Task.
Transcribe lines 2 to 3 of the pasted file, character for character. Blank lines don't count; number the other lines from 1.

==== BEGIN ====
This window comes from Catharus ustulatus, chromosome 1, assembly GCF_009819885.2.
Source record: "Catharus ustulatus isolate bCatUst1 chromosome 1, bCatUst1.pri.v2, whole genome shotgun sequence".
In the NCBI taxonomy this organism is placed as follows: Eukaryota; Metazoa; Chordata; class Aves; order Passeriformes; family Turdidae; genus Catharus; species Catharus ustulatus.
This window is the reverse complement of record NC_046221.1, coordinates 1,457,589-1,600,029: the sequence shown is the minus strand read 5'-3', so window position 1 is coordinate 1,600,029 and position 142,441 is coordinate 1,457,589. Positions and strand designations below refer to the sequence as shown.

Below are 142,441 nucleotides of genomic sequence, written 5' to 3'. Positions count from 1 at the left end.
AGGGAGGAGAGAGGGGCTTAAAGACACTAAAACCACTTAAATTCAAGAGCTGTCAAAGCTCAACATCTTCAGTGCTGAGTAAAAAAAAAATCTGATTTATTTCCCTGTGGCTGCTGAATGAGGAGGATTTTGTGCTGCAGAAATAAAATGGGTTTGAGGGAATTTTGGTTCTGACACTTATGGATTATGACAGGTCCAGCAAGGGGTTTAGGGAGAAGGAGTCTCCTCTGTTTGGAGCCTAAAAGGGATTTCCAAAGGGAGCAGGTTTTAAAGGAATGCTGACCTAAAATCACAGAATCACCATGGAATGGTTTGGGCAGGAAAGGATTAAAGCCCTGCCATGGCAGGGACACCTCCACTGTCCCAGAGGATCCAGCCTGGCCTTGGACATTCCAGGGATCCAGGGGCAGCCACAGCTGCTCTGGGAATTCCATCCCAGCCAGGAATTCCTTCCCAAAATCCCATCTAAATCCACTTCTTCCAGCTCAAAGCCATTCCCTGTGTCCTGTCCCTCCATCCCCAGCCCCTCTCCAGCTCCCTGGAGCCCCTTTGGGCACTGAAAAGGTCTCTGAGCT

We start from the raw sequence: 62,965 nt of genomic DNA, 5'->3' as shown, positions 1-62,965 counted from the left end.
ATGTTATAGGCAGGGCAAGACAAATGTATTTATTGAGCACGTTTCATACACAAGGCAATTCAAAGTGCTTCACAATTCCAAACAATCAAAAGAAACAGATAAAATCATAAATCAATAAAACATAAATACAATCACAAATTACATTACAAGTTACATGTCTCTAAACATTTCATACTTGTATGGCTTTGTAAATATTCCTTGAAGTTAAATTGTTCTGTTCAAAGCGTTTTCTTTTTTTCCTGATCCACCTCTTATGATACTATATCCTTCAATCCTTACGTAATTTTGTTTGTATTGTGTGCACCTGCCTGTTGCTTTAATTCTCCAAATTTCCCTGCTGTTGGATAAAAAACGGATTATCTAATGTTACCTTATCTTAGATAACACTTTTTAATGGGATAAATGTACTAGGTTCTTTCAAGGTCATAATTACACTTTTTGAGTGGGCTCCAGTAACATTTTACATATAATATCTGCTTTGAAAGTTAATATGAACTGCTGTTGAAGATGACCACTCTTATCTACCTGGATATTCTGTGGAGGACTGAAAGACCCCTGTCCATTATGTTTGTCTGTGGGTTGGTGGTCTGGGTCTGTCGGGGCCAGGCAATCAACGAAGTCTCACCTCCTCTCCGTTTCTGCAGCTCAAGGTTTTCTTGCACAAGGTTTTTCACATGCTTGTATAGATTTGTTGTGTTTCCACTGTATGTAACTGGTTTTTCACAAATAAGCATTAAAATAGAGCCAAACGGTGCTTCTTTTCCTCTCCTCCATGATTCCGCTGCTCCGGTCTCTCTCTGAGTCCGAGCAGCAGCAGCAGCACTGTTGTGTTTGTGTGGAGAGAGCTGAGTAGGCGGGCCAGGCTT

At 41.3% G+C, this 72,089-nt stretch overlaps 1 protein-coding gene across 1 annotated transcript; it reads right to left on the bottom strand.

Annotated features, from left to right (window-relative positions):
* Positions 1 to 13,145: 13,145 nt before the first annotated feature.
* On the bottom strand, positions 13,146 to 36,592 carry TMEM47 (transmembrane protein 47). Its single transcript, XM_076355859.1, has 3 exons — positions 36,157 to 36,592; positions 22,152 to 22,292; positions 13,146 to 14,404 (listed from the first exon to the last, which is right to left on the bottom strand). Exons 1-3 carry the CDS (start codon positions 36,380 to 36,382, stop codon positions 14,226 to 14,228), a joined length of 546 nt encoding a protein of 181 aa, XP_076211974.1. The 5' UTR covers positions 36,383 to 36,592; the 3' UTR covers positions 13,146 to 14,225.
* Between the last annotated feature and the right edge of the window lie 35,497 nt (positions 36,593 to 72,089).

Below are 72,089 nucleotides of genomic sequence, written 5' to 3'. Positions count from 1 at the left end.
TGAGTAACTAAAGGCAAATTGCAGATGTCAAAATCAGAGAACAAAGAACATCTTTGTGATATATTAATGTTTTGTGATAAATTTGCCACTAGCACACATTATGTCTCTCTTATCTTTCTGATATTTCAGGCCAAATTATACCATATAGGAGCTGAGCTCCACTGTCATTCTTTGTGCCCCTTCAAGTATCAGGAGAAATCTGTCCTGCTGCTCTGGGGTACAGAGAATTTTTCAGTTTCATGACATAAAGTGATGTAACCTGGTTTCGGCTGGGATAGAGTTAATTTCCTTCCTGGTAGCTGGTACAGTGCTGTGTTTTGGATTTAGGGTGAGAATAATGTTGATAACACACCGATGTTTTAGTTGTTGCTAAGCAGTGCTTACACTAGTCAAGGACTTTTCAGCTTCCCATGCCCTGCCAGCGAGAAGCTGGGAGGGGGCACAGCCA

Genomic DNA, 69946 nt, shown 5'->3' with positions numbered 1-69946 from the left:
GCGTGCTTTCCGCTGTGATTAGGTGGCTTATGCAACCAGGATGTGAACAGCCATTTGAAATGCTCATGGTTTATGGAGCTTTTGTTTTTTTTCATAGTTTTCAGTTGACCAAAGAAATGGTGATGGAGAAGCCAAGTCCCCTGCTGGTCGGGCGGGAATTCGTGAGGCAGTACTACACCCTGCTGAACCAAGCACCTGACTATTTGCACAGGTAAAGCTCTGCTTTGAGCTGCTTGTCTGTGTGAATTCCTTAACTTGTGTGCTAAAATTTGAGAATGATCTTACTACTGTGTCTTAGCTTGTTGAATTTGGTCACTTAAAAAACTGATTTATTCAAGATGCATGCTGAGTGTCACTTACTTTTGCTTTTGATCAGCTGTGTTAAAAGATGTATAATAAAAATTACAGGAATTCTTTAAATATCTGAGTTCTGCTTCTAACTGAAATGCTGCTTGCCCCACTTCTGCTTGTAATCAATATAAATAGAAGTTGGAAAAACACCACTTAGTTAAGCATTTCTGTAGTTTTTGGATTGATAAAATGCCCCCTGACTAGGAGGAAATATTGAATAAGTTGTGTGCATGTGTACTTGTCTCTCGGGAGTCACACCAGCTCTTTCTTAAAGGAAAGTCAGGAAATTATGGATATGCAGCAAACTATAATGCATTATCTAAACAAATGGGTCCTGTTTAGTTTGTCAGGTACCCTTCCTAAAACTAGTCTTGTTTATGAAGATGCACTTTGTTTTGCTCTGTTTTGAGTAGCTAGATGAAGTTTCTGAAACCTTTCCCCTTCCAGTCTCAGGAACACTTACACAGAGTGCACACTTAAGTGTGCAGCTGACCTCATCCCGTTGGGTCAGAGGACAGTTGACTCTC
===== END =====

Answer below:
Source record: "Catharus ustulatus isolate bCatUst1 chromosome 1, bCatUst1.pri.v2, whole genome shotgun sequence".
In the NCBI taxonomy this organism is placed as follows: Eukaryota; Metazoa; Chordata; class Aves; order Passeriformes; family Turdidae; genus Catharus; species Catharus ustulatus.